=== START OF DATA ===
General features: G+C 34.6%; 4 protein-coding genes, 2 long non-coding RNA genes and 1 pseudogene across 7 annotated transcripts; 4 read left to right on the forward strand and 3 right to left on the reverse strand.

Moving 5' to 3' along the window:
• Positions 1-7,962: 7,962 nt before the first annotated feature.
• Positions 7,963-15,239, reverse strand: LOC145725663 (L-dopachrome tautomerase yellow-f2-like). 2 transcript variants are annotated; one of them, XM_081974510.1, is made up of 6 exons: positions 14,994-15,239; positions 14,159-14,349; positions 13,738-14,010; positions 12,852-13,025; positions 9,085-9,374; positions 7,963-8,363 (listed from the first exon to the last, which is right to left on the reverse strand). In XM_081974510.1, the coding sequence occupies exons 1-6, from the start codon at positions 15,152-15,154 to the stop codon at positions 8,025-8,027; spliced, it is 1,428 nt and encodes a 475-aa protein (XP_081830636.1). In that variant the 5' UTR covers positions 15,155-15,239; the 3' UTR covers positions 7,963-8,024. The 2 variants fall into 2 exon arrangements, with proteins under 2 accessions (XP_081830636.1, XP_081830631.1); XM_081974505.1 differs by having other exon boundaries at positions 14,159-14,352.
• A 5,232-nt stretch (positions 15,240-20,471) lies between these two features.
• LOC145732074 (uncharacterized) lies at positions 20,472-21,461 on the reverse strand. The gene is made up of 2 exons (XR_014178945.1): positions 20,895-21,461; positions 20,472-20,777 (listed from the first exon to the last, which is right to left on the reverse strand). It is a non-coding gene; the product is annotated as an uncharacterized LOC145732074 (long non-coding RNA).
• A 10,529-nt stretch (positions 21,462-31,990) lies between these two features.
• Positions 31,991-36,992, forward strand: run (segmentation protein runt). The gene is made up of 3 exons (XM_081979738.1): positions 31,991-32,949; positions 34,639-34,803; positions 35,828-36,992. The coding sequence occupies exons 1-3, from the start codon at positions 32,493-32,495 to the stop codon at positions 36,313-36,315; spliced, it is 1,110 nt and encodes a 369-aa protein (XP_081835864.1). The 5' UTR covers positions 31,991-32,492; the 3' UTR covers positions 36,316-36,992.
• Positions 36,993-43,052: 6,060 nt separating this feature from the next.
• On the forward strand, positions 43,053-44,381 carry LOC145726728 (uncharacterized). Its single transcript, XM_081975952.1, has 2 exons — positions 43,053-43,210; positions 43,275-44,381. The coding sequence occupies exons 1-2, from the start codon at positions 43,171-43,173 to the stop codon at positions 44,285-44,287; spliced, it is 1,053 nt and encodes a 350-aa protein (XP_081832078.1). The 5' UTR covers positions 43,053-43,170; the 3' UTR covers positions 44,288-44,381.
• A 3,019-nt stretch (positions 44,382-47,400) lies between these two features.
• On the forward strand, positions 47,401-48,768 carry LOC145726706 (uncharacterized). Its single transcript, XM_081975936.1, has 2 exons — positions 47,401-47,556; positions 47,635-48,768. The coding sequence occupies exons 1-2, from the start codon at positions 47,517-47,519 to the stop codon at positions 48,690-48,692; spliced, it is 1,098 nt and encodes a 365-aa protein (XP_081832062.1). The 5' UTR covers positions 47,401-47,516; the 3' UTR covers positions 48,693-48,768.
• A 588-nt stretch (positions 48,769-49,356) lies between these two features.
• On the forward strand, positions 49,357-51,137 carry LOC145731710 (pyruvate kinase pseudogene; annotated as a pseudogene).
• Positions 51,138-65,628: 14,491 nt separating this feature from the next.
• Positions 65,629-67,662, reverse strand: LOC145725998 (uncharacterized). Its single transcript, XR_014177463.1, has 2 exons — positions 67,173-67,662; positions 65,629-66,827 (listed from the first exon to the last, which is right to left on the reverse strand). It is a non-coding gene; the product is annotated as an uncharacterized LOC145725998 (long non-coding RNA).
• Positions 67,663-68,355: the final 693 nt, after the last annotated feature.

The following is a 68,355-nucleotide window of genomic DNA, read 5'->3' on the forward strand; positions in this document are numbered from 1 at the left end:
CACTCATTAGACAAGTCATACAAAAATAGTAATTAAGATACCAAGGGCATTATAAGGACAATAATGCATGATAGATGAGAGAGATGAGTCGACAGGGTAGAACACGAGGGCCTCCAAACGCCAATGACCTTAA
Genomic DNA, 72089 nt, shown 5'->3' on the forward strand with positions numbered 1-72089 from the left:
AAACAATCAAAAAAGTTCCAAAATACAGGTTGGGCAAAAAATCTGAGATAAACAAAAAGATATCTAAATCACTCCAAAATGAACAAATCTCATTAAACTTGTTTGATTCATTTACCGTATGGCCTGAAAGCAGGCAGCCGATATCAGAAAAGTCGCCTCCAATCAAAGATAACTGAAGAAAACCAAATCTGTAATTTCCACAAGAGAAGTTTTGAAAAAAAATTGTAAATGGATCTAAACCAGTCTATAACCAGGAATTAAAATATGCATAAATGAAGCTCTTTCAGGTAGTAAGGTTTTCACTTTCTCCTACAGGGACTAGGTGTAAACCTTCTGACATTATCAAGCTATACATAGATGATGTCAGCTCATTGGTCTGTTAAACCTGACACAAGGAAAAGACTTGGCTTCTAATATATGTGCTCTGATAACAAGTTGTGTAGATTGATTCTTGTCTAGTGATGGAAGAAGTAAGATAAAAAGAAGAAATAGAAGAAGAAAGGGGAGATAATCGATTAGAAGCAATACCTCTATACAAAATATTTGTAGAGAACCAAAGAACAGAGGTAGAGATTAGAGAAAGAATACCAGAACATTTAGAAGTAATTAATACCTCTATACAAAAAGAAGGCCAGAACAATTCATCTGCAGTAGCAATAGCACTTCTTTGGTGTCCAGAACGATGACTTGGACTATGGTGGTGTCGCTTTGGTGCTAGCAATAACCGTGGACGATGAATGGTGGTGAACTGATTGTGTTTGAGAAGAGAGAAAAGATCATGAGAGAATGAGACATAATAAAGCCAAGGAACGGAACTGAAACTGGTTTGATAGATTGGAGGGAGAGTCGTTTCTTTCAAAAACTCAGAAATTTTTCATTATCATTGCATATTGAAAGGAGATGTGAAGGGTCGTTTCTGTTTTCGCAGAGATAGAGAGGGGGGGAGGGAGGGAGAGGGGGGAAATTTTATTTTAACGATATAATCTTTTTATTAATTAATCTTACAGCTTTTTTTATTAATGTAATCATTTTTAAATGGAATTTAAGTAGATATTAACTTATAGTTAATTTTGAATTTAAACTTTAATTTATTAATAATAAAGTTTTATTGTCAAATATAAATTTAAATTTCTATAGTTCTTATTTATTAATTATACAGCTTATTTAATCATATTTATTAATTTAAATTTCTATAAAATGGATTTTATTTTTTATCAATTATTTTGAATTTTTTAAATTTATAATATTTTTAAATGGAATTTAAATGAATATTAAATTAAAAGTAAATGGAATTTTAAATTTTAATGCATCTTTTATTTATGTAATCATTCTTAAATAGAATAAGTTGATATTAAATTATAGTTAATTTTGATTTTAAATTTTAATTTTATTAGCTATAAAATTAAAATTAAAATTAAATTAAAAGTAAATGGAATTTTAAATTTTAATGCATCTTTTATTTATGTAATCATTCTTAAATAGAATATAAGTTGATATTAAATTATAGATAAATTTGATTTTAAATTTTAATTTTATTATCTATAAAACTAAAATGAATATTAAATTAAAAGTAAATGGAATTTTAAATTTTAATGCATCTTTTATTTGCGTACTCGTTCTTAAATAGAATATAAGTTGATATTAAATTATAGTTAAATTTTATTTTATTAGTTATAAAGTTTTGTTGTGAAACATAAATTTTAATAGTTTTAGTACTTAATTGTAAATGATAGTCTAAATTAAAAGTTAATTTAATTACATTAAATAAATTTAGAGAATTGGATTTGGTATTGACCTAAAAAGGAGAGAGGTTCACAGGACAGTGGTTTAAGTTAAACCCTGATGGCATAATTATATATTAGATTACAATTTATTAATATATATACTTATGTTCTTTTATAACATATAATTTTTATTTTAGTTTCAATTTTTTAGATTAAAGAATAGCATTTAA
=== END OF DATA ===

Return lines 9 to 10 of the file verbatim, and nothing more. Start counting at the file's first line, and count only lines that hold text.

• Positions 36,993-43,052: 6,060 nt separating this feature from the next.
• On the forward strand, positions 43,053-44,381 carry LOC145726728 (uncharacterized). Its single transcript, XM_081975952.1, has 2 exons — positions 43,053-43,210; positions 43,275-44,381. The coding sequence occupies exons 1-2, from the start codon at positions 43,171-43,173 to the stop codon at positions 44,285-44,287; spliced, it is 1,053 nt and encodes a 350-aa protein (XP_081832078.1). The 5' UTR covers positions 43,053-43,170; the 3' UTR covers positions 44,288-44,381.